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May 31, 2022

You Play a Vital Role in Protecting the Integrity of the U.S. Healthcare System


The U.S. health care system relies heavily on third-party payers to pay the majority of medical bills on behalf of patients. Health care insurance fraud is a pressing problem, causing substantial and increasing costs in medical insurance programs. To combat fraud and abuse, all levels within a medical practice, hospital or health care organization must know how to protect the organization from engaging in abusive practices and violations of civil or criminal laws.

If you are a health care provider, remember that payers trust you to provide medically necessary, cost-effective, quality care. You exert significant influence over what services your patients get. You control the documentation describing services they receive, and your documentation serves as the basis for claims you submit. Generally, the health care system pays claims based solely on your representations in the claims documents.

When the federal government covers items or services rendered to Medicare and Medicaid beneficiaries, the federal fraud and abuse laws apply. Many similar state fraud and abuse laws apply to your provision of care under state-financed programs and to private-pay patients. The most important federal fraud and abuse laws that apply to healthcare are the:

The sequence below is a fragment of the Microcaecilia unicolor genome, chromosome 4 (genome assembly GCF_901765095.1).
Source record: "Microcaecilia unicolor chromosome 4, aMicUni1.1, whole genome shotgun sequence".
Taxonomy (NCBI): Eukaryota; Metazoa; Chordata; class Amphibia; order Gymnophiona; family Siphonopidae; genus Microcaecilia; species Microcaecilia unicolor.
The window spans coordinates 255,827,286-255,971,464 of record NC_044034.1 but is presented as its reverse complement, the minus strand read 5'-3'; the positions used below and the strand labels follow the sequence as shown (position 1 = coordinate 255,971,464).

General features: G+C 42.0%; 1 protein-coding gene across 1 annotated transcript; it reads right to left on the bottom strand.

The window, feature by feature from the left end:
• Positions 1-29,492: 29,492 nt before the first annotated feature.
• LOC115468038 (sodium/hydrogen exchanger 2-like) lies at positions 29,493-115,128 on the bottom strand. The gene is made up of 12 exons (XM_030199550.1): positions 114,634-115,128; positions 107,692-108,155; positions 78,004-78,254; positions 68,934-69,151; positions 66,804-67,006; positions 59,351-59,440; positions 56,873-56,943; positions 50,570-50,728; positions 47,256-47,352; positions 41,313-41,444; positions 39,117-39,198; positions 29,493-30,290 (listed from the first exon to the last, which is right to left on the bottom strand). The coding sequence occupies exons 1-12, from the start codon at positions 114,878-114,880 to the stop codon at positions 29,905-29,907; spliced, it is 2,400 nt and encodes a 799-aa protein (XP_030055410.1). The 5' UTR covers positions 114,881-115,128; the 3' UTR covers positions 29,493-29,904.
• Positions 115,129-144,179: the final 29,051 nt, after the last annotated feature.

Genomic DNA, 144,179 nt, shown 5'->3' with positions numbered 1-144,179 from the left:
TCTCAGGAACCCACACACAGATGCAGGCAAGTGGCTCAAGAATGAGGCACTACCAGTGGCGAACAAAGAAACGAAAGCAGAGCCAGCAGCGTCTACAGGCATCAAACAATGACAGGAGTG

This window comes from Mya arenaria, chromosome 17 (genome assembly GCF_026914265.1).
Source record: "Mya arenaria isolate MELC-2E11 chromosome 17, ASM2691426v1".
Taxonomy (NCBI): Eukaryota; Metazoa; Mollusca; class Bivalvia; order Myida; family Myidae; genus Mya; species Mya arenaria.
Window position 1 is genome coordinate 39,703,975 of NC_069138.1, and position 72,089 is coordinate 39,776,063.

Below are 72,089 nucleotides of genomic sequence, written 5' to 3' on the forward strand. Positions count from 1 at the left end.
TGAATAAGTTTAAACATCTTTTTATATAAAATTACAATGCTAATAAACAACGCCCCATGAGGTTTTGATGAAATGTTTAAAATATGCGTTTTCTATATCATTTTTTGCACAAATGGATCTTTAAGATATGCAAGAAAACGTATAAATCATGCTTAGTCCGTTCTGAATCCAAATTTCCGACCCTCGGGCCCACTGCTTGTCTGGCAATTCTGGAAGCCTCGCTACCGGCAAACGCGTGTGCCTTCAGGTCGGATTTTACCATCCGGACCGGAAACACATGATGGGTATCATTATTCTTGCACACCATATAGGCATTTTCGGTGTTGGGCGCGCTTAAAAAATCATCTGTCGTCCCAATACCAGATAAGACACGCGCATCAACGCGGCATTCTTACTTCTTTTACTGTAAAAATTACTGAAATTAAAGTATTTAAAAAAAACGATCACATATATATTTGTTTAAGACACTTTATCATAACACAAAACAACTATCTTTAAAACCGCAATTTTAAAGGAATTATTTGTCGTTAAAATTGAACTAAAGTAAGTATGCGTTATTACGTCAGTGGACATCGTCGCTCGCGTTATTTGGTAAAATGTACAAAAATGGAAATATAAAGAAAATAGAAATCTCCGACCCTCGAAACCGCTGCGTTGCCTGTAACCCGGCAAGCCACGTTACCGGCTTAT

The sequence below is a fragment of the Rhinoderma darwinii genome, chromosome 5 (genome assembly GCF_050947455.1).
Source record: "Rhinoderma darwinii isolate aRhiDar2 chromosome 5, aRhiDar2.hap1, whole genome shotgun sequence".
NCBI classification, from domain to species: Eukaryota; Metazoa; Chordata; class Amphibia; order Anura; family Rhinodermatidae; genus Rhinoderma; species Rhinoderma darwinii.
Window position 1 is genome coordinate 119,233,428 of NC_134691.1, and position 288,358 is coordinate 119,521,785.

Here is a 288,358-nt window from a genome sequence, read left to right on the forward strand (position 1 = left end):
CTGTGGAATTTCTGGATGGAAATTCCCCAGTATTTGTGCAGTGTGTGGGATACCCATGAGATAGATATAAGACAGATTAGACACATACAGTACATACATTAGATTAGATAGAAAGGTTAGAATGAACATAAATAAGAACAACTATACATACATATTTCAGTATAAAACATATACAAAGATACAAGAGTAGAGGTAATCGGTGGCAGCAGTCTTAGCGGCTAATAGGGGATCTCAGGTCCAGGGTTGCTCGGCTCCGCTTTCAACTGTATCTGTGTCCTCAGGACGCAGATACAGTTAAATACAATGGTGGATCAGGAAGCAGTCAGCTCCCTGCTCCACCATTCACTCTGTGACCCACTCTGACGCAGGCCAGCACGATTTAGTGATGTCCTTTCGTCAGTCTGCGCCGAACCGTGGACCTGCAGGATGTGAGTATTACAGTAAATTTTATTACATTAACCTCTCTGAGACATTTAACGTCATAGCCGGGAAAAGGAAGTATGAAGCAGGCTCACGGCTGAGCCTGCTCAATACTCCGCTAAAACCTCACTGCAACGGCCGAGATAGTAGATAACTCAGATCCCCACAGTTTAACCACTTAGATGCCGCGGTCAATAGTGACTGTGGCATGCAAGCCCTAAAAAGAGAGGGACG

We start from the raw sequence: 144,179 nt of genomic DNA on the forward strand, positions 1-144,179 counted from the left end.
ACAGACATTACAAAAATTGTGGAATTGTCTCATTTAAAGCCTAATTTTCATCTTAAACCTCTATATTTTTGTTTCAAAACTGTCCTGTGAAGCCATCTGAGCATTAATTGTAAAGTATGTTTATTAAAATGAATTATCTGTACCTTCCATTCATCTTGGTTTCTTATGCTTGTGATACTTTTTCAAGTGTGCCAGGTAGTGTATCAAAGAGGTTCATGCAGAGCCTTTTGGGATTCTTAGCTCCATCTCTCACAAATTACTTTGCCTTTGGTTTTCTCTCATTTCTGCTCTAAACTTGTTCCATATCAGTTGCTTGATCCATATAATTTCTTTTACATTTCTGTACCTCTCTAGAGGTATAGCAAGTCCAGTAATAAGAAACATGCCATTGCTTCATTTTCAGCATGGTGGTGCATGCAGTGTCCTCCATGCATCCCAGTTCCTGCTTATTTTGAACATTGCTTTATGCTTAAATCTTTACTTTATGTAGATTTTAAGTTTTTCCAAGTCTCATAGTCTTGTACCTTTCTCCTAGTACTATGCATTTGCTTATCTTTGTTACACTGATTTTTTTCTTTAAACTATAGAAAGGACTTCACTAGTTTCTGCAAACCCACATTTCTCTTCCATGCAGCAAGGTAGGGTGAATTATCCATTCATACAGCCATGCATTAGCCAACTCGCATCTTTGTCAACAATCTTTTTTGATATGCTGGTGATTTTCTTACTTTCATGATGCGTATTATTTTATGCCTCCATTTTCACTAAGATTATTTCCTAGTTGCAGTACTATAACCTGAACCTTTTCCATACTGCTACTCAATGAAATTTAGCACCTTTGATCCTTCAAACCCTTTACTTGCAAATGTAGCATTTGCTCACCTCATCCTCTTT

1. False Claims Act (FCA);
  2. Anti-Kickback Statute (AKS);
  3. Physician Self-Referral Law (Stark Law);
  4. United States Criminal Code
  5. Exclusion Authorities; and
  6. Civil Monetary Penalties Law (CMPL).

Implementing a successful compliance program not only assists in protecting your organization but individuals within the organization. It is crucial for providers, coders and billers to understand these laws not only because following them is the right thing to do but also because violating them could result in criminal penalties, civil fines, exclusion from the federal health care programs or loss of your medical license from your state medical board.

Government programs, such as the Centers for Medicare & Medicaid Services (CMS), find the investment in their audit and monitoring programs are effective. CMS announced in the fall of 2021 that their aggressive corrective actions led to an estimated $20.72 billion reduction of Medicare Fee-for-Service (FFS) improper payments over seven years.